This is Faith in Play #40: Harry Potter Series Follow-up, for March 2021.
This was originally published as an entry in the Blogless Lepolt web log at Gaming Outpost under the title Opinion Vindicated, and recently recovered thanks to Regis Pannier of the French edition of Places to Go, People to Be.
Many of you will by now have seen the news that J. K. Rowling has stated her heroic and much-revered character Dumbledore is “gay.” Already I have been asked about this, and I will be giving my answer here in a moment. What interests me more is her revelation, more quietly reported, that the entire Harry Potter series is, and has always been, a Christian story. Rowling kept this “secret” close to her breast while dealing each book, as she feared giving it away too soon would lead readers to guess the end before they reached it. This pleases me. I’m not the only person to have noticed the Christian influences in the Harry Potter series, and I’m certainly not the most vocal of those defending it, but I have taken a stand in defense of the stories as part of my unofficial position as defender of Christian fantasy in the modern world. Having her say what I have been saying is rewarding.
On the other report, over on MySpace, a mysterious friend through a friend who often asks me odd questions, Dr. Jack Centipede, asked me my opinion of the report. My comment there was truncated—apparently I failed to keep to some unstated word limit imposed by MySpace—so I am going to copy what was saved and attempt to complete it here.
I don’t want to say that an author is wrong about her own character, so what I’ll say instead is, I don’t see it.
There is something of a pernicious error which grew in the twentieth century, which holds that two men who care about each other and who bond with each other are therefore homosexuals. C. S. Lewis complained about this, saying (I think in The Four Loves) that when you have these close friendships, that “philos” “brotherly love,” someone will say that of course they are “really” homosexual—and that what you feel is pity for the one who says this, because it suggests that he has never known real friendship. It is quite possible for men to care about each other without being homosexual, but in our age every effort is made to characterize such relationships as homosexual, because those in homosexual relationships want to be able to claim that their relationships are “normal.”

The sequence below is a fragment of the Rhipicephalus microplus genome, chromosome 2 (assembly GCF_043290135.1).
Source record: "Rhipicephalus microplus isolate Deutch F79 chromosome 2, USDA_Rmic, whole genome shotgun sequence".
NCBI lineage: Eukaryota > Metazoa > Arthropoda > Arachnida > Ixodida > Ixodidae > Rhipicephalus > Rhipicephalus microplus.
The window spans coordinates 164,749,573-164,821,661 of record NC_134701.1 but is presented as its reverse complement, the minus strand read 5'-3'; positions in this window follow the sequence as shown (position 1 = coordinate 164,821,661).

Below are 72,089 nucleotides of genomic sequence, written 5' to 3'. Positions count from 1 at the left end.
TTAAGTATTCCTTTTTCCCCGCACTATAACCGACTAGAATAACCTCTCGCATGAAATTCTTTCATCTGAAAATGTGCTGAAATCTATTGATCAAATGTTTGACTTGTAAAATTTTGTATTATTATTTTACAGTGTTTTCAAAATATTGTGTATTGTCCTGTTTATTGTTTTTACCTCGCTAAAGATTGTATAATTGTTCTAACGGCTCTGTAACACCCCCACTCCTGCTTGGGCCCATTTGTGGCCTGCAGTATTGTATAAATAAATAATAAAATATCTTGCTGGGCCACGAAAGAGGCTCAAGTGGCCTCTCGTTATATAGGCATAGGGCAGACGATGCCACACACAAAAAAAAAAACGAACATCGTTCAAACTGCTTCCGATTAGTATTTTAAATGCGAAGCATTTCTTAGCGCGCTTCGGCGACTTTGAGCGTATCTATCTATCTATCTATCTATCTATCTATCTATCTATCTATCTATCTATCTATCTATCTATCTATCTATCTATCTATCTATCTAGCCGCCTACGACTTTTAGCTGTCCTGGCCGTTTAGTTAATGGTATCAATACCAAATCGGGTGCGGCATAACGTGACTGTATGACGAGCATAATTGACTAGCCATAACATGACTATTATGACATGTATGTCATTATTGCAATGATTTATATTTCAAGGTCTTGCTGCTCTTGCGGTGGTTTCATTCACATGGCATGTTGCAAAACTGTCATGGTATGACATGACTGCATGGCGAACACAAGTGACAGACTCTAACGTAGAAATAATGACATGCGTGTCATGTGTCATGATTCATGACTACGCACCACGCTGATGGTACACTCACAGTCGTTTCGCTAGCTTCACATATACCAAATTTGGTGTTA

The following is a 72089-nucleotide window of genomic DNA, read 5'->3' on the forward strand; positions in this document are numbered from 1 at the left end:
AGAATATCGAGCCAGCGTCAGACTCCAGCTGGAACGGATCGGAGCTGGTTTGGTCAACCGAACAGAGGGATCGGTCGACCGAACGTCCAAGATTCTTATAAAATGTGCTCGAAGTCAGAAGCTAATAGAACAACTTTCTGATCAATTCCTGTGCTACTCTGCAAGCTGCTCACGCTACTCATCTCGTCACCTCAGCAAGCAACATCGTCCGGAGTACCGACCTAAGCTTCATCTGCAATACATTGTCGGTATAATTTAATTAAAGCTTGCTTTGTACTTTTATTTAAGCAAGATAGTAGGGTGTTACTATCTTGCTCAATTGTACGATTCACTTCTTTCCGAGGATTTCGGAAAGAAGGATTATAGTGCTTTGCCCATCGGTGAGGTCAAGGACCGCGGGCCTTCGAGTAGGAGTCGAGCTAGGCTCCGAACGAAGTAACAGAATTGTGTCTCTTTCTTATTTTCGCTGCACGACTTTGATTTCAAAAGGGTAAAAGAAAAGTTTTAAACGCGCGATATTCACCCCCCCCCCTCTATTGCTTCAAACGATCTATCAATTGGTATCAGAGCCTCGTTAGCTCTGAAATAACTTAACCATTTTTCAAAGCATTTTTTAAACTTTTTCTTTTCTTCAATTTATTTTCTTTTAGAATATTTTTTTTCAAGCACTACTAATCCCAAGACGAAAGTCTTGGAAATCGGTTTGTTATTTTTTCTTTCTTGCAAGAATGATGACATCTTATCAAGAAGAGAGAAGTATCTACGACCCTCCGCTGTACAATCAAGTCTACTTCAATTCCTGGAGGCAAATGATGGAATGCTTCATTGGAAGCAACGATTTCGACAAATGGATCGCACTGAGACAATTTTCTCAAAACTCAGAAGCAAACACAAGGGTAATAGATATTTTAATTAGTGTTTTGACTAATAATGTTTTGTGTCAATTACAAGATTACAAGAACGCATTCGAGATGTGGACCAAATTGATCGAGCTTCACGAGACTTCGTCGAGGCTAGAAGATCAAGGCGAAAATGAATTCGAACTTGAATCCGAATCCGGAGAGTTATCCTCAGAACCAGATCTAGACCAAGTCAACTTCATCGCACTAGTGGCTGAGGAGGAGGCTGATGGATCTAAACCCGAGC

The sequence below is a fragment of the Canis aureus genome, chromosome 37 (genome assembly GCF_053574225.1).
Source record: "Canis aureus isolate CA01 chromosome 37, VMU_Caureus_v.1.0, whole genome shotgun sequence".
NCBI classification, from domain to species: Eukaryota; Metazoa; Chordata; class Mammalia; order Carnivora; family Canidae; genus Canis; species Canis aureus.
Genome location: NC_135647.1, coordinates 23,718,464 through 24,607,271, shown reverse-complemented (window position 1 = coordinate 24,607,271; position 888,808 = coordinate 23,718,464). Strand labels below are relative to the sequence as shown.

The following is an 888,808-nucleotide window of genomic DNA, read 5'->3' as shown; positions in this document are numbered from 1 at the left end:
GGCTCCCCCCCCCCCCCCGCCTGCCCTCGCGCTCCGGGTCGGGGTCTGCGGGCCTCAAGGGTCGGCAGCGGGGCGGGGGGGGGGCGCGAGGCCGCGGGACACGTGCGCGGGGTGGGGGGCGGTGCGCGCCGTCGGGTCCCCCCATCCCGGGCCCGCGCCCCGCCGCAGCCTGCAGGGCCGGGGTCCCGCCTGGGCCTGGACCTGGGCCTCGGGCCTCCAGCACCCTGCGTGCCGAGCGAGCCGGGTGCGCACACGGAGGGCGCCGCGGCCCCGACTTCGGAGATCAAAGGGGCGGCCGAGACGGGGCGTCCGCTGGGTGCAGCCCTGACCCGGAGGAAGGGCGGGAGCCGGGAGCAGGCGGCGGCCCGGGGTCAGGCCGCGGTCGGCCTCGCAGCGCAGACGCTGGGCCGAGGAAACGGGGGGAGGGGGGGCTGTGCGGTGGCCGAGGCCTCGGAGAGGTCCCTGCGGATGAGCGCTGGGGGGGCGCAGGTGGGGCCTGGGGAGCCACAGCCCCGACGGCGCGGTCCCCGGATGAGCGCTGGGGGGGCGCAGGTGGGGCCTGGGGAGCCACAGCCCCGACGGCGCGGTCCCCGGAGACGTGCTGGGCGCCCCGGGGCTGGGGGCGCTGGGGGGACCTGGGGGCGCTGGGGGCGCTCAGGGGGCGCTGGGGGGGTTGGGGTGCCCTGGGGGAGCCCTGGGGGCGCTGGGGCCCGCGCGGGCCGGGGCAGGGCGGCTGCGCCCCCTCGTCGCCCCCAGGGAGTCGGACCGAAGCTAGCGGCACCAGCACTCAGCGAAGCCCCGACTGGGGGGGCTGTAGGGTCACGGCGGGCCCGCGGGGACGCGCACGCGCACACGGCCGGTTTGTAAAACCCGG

I see nothing in Dumbledore’s relationship with Grindelwald that indicates it to be more than a very close friendship, the kind of friendship I have had rarely in my life. Dumbledore is not gay, but caring and sensitive and eager to know people and to forge relationships with them. It is not the same thing.
Let me make two more points on this, briefly.
First, if Dumbledore is gay, then any man who has ever felt a close connection, a bond of sincere friendship and mutual interest, with any other man, is also gay. I think—indeed, I would hope—that that would be all men everywhere. By this definition, then, every man is gay; and if that is so, then the category is meaningless, and no man is.
Second, it is significant in my mind that the same is not said about women. We assume that women forge these dear and close friendships with other women, and that this says nothing about their sexuality. It is only when men forge such relationships that this becomes “homosexual” or “gay.”
This puts men in a lose-lose situation. On the one hand, we are accused of being cold, uncaring, unemotional, self-centered and self-interested, failing to bond with others, failing to share our true feelings. On the other hand, should we venture to warm, care, emote, reach out to and bond with others, and share our true feelings, we are suddenly branded as “gay.” You can’t have it both ways. Either it is quite normal for people—men and women—to have caring relationships with each other, or it is always abnormal for anyone—man or woman—to care about a member of the same sex.
Thus I think Rowling has fallen into the trap of assuming that her character Dumbledore must have been gay because he cared deeply for and about another man. I care deeply for and about my father, my uncles, my cousins, my brothers, and my sons; that does not make me gay—nor does it make me gay if I also care deeply about friends who happen to be guys. What’s a guy to do, anyway? After all, if I, as a married man, care deeply about other men, I am labeled “gay;” but if I care deeply about other women, I am labeled “lecherous.” The only kind of man we will accept as manly is the one who doesn’t care for anyone but himself, and that’s not the kind of man we need in this life.
From there I commented on the Christian connections of the book, including the above news link, but since I’ve already done that here I won’t repeat it.
There are a dozen things I am supposed to be doing right now, I suppose, but rather than attempt to list them here, I’m going to attempt to do them, and maybe tell you about them tomorrow. The gout persists, flaring up overnight, but calming a bit as I work; I wonder to what degree the constriction of my feet within my shoes is reducing the pain.
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